Going Back to Work or Advocacy
Should I go back to work?
Both my husband and I are university professors and in the same department. From time to time, our colleagues ask my husband how I feel. My husband would take out his cellphone to show them my pictures like attending IASLC/WCLC (a premier Lung Cancer conference for scientists, doctors, patients, and caregivers) and LunGevity’s ILCSC (a Lung Cancer survivorship conference), lung cancer support group monthly meeting and going to a Las Vegas trip. All these show that I am so far healthy and active. The following questions were then brought up by my colleagues: "when does she come back?" and "why doesn’t she come back to work?".
Why don’t I go back to work?
My husband also asked me the same question. I have kind of rejected his idea so far. I may be able to go back to work part-time, and I still have the ideas of my teaching and research I can work on. But the patient advocacy that I am taking up is extremely attractive to me. For one, if you don’t think I have enough to do and just want to kill the time, think again. Everyday, I have more than enough what I can do, like reading scientific papers about progress of lung cancer research, listening to podcasts or watching webinars for doctors’ lung cancer clinical research and their practice, getting on Twitter to know what doctors are exciting or upset about research, going to the Facebook of patients and caregivers to encourage each other and share information.
If it’s not enough, I also get involved in the WeChat* of Chinese ROS1+ Lung Cancer Patient Group, pass and translate relevant medical information and encourage Chinese patients, organize the Canadian local lung cancer patient support group, and help the newly diagnosed lung cancer patients. I’m also currently working to set up the patient summit. I can say with honesty that I don’t have any days staying idle and getting bored. The most beautiful part of my current life is that I can do them according to my own pace; there are no deadlines and I can pick and choose anything I want to do.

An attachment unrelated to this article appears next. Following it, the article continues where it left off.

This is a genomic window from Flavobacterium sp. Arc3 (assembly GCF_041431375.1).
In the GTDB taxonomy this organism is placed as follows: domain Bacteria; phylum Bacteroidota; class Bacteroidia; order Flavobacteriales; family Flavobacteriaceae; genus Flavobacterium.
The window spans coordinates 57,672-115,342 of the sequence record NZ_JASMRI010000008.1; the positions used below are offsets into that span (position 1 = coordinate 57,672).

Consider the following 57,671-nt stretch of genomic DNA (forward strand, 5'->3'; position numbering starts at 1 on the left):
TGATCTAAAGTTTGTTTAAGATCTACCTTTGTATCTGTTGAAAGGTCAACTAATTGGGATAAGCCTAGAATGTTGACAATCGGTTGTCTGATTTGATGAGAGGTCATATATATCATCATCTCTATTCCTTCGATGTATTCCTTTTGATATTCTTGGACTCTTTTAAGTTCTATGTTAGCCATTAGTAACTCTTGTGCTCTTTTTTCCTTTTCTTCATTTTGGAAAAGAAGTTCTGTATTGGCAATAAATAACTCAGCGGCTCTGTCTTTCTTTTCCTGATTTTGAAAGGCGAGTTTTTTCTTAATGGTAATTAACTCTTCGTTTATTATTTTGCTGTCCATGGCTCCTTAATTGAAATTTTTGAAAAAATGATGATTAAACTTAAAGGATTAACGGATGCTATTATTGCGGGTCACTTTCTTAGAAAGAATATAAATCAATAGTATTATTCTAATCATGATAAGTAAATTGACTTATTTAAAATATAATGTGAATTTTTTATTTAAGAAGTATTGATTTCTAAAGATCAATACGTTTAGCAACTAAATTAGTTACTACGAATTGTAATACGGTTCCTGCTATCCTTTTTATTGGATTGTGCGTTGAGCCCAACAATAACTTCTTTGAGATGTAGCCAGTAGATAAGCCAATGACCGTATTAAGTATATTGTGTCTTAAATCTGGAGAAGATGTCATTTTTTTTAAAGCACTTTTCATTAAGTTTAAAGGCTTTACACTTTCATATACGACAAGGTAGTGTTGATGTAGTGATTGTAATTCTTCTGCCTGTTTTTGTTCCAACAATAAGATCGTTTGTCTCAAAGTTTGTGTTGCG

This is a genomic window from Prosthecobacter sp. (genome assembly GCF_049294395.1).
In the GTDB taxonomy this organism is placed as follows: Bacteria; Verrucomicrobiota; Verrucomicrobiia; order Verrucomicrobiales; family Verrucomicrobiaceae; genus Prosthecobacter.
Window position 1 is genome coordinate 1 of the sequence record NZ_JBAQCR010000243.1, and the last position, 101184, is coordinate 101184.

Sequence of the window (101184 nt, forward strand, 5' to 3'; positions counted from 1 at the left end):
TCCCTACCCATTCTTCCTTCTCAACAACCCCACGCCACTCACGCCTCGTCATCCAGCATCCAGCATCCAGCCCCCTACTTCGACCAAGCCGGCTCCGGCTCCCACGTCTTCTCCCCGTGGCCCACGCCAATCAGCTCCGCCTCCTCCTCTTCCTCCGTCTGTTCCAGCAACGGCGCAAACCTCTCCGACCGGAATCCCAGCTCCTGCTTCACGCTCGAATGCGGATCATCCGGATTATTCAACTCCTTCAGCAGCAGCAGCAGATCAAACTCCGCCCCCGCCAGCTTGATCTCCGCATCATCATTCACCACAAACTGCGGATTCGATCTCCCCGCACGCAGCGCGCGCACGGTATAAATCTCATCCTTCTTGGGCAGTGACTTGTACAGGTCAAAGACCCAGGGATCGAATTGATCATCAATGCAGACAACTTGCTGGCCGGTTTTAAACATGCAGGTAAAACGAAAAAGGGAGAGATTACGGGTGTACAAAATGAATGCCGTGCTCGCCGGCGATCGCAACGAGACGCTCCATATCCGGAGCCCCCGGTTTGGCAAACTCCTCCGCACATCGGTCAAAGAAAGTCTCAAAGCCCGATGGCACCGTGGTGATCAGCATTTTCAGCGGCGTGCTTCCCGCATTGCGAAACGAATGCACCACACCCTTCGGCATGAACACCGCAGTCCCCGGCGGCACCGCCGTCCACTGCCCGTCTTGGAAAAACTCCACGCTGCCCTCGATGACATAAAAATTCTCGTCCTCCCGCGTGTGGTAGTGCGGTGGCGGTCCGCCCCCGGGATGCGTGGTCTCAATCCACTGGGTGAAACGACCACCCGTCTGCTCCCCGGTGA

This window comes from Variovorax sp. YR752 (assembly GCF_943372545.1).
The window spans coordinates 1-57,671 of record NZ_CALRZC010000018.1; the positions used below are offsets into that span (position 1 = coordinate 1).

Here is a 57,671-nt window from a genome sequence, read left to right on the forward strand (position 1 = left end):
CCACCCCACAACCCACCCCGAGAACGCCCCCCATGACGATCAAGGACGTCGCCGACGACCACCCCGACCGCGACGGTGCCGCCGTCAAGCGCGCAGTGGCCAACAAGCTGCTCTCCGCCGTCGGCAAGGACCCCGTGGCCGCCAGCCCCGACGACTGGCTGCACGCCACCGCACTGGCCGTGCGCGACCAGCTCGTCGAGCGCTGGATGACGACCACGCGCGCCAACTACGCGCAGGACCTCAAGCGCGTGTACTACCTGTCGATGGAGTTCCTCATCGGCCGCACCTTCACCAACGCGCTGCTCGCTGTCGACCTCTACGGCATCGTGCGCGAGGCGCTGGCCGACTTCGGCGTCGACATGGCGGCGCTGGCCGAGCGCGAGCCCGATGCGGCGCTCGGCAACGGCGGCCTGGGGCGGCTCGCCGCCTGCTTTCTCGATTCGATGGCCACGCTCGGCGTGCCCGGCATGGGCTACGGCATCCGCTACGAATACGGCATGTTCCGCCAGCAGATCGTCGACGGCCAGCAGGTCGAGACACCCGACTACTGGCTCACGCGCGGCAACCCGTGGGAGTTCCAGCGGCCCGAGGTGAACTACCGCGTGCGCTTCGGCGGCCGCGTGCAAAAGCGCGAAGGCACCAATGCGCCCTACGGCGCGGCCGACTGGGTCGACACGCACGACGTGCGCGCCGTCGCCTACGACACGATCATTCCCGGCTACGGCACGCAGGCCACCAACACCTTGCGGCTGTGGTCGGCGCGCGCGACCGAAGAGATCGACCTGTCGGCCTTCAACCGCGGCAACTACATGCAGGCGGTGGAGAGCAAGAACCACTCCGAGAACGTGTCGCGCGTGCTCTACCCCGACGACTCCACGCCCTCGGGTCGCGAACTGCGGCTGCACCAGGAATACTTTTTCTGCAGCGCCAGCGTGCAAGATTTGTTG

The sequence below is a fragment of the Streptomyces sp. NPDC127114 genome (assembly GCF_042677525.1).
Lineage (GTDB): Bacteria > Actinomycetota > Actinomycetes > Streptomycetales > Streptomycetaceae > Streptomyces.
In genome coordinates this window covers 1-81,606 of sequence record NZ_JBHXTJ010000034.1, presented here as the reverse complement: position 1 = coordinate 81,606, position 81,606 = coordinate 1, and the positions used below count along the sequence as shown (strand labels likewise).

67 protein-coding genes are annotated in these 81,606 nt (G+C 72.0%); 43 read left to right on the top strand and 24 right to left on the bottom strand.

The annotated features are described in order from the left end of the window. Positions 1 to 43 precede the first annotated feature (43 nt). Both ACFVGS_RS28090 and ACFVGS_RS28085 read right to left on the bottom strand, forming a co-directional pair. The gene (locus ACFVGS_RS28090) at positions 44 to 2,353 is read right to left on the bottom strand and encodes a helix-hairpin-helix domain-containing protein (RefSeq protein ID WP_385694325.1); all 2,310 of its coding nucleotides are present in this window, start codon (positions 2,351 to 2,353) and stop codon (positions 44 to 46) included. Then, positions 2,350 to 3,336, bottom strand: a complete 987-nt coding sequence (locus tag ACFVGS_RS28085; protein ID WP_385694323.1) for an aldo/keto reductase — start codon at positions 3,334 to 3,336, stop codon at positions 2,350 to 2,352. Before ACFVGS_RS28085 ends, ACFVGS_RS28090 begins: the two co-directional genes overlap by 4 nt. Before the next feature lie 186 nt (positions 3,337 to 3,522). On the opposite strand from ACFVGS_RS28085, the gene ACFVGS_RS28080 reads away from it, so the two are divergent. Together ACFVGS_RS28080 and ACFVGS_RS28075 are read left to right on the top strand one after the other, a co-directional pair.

Advocacy comes with its own challenges
Secondly, I’m so interested in advocacy work because it has its own challenges compared to my previous career. As engineering professors, we are trained to focus on “hard science” with less emphasis on “soft skills”. As a result, most professors, like myself -- smart men and women, are a group of nerds “dancing with the music OFF the beats and going back to write a paper about it”1. But doing advocacy, it’s important to make my cancer-related website popular, fundraise and unite patients and caregivers together, which all require extensive “soft skills”.
Meanwhile, my previous career has affected me deeply in my current activities. For example, I am very comfortable to read lung cancer-related research papers and to attend academic conferences. I am experienced in organizing conferences and have a team working with me on larger projects, which give me a tremendous advantage in this new advocacy adventure.
If I could live again, I would live totally different
When I was a kid, I often heard established people saying that “in my next life, I would still pursue the same career again.” I used to tell myself if I could live again, I would live a totally different life. How boring would it be to repeat life? I would love to become either a conductor because conductors have profound understanding of music and they make musicians work together to showcase the music; or a painter because painters have sharp eyes to view their models’ inner world; or a chef because chefs have distinguished pallet and, in a way, to bring up different culture. Sadly, I don’t have such a talent in this life.
I’m not going back to work for now
The cancer diagnosis opened my eyes and the new opportunity is presented to me. I truly love this advocacy experience. For time being, I’ll stick on this lung cancer advocate endeavor.
*WeChat is Chinese version of Messenger (FaceBook).
Do you find that staying zen through your lung cancer diagnosis has helped you in your journey?